[As an addendum, I read somewhere in a recent post that you can put the Arduino into a sleep state.  Does anyone know how to calculate how long you'd expect a 9V battery to provide adequate power for an asleep Arduino?  If the answer to this question is favorable, I would probably opt to solve the on/off problem by simply putting the device to sleep rather than turn it completely off, since this wouldn't involve any fancy (by my standards) circuitry.]

Many thanks,

983  Forum 2005-2010 (read only) / Frequently-Asked Questions / Re: what is a problem?? on: September 16, 2008, 10:49:44 pm
What exactly is connected to the Arduino serial port?  Is it the GPS or the computer?  The fact that you are connecting at 4800 baud suggests the former, but then I don't see how you can Serial.print().

Or is the GPS data coming through the computer?  If so, make sure your monitor is also set to 4800 baud.  The kind of garbage you report is typical with mismatched baud rates.

I would also suggest replacing
Code:;         // Read a byte of the serial port
  if (byteGPS == -1) {           // See if the port is empty yet
  } else {


if (Serial.available())
  byteGPS =;

During that 100ms delay, up to (4800/9)/10 ~= 53 bytes may arrive and be lost!  You may also need to remove other delays in your loop, like that massive bunch of calls to Serial.print().  Parsing a GPS stream at full speed on the little Atmel processor is not a trivial task, but others are doing it.

984  Forum 2005-2010 (read only) / Frequently-Asked Questions / Re: Serial protocol how-to on: September 15, 2008, 12:20:10 pm
First of all, it's good to see both Big and Grumpy in the same thread. smiley

I've been thinking about how the Arduino HardwareSerial class is pretty good for formatted text, but it would be nice to extend it for binary data.  Wouldn't it be useful to include, in addition to the print* suite of functions, something like:

void HardwareSerial::writebuf(byte *buffer, int bufsize);
void HardwareSerial::readbuf(byte *buffer, int *bufsize);

// sample usage:
byte buf[64];
Serial.writebuf(buf, sizeof(buf));

int size = sizeof(buf);
Serial.readbuf(buf, &size);

For the readbuf method, you would send the maximum size in and then the actual size would be returned.  Doesn't this seem like it would useful?  I would be happy to contribute to the implementation, along the lines of the discussion above.

985  Forum 2005-2010 (read only) / Frequently-Asked Questions / Re: How accurate can I be with Servos? on: September 11, 2008, 08:12:31 pm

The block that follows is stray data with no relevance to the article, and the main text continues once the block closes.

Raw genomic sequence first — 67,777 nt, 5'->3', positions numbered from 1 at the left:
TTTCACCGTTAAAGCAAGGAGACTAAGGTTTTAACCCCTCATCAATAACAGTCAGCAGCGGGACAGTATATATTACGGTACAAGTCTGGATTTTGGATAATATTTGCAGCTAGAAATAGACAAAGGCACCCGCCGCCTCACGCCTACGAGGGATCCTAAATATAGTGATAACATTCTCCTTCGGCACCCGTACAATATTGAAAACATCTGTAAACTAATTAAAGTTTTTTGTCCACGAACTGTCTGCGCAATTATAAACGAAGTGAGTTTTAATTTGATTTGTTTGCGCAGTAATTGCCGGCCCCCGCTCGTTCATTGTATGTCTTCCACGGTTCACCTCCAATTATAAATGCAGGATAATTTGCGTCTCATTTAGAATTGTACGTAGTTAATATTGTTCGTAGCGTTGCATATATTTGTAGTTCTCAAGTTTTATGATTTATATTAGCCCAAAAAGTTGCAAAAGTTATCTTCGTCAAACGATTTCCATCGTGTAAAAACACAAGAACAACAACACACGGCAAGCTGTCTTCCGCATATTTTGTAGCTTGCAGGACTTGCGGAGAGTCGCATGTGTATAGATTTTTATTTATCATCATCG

Hey, quad--

I'm pretty new to motors, but I do know that if you're thinking of driving a wheeled vehicle, your scheme won't work because servos only move 180 (or sometimes 360) degrees.  See for example.  You'll want to use a DC motor, I think.

986  Forum 2005-2010 (read only) / Bar Sport / Re: Seeedstudio's 8bit oscilloscope? on: December 13, 2008, 10:17:12 am
And did you see his photo of the Duemilanove with the blinking LED 13:

987  Forum 2005-2010 (read only) / Bar Sport / Re: Seeedstudio's 8bit oscilloscope? on: December 12, 2008, 09:59:44 pm
Wow, ed, how about conducting a seminar in taking attractive electronics photos?  That's really nice.  I'm sure Seeedstudio or NKC would like to use it. smiley

988  Forum 2005-2010 (read only) / Bar Sport / Re: Seeedstudio's 8bit oscilloscope? on: November 30, 2008, 04:00:40 pm
There was a thread talking about this recently:  I'm pretty interested in this too.

989  Forum 2005-2010 (read only) / Bar Sport / Re: simple technical photo tips on: December 16, 2008, 12:10:06 am
Yes, indeed.  Thanks very much, halley.  It's nice to see all this information collected in a single place.

990  Forum 2005-2010 (read only) / Bar Sport / Re: Arduino board hierarchy on: December 06, 2008, 10:54:30 pm
@mem, I'm not sure company policy permits me to divulge the name in a public forum, but let's just say I'm a software engineer working for a chip manufacturer.  A large one.  The LARGEST one, in fact. smiley Fred and I work in the networking division.

@macegr, I appreciate your assessment.  It's a real pleasure to be in this forum with all "the good people".  Sometimes I think I spend a little too much time here -- time I could be developing Arduino projects, or working!

@Fred, please post a reply if/when you start using the forum, so that I can better assess what to do next. smiley

Cheers and thanks,